The Message gallery recreates the South Bronx of the 1970s, birthplace of hip hop and rap, with iconic graffiti, streetwear fashion and breakdancing. Here Black kids used music to rail against social injustices, speaking truth to power long before these genres were commercialized. Fast forward half a century, and hip hop music makes its Broadway debut in the groundbreaking musical, “Hamilton.”

More than 1,500 artifacts and memorabilia are on view. Crossroads, the blues gallery, exhibits a “Lucille” guitar owned by B.B. King, one of Billie Holiday’s performance contracts and a stage outfit worn by Bobby “Blue” Bland.

The emergence of jazz in the early 1900s is documented in the A Love Supreme gallery. Gems on display include a Grammy awarded to the scat-singing Queen of Jazz, Ella Fitzgerald, and a trumpet owned by Louis Armstrong.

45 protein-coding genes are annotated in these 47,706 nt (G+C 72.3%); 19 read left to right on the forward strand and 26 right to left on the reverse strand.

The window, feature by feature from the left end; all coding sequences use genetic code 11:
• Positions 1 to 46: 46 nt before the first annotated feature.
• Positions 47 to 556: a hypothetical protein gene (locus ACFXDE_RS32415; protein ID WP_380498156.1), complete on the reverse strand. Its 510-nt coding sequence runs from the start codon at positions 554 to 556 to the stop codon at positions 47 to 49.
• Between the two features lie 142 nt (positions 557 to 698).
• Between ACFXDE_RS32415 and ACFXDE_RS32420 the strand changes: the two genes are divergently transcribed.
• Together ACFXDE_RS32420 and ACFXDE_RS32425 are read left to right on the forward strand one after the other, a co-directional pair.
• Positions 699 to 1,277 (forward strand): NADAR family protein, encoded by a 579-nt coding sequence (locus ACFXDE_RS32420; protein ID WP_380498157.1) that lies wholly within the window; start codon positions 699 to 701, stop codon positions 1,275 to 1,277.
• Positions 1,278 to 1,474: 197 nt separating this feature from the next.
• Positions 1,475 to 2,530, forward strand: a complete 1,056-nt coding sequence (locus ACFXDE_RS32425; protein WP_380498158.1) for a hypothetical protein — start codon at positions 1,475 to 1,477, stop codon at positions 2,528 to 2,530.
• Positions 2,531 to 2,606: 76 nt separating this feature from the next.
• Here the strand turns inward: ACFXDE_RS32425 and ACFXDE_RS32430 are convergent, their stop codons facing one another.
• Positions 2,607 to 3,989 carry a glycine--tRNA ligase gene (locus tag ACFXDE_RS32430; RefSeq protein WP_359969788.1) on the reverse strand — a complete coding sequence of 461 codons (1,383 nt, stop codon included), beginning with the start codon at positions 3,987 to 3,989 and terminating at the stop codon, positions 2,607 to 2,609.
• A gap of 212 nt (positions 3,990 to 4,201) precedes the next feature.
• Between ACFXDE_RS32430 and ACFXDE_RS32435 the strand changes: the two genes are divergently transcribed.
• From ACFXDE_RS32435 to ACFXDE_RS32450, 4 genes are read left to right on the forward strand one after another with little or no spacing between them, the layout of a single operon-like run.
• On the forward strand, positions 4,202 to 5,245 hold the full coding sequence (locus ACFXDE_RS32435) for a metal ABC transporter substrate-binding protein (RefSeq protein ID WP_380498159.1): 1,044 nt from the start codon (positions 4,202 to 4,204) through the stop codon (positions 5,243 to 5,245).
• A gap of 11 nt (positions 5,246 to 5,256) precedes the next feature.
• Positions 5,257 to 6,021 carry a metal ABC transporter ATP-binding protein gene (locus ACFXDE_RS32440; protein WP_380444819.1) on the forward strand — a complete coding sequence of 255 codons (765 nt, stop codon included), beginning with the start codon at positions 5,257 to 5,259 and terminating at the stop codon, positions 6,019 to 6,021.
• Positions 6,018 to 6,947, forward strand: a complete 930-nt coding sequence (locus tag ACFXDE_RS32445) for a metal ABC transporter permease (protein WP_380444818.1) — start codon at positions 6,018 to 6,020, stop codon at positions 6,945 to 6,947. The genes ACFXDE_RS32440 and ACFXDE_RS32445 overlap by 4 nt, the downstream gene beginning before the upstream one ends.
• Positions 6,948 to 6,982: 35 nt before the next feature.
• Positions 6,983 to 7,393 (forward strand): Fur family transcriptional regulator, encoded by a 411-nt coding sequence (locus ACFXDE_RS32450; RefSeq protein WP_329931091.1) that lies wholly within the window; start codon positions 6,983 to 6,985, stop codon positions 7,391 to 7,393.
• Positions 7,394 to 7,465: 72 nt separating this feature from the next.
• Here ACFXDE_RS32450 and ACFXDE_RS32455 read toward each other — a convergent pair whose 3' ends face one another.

Collections manager Marquita Reed-Wright is preparing a fall exhibition to celebrate the 150th anniversary of the Fisk Jubilee Singers, a student choral group based at Nashville’s Fisk University. The choir, which consisted mostly of former slaves when it was formed in 1871, embarked on a series of international tours that introduced the world to the power of negro spirituals.

“It’s still in the works, but we have a general storyline for it,” Reed-Wright said of the exhibit. “We will be collecting things from when the group first started all the way to current members to illustrate their journey.” The exhibit opens on Jubilee Day, October 6.

Back in the Rivers of Rhythm Path corridor, James Brown relinquishes the stage to Prince, who croons his haunting ballad, “Purple Rain,” during a downpour at the Super Bowl XLI halftime show in 2007. The transition illustrates the influence of one artist on the other. And that is what the National Museum of African American History does best. It captures the spirit of artists whose music is so powerful it defined an era, provided a soundtrack for generations and continues to inspire the music of future generations.


National Museum of African American Music. $24.95. Pre-purchased, timed-access ticket required. Open Saturday and Sunday only in February. 510 Broadway, Nashville. 615-301-8724,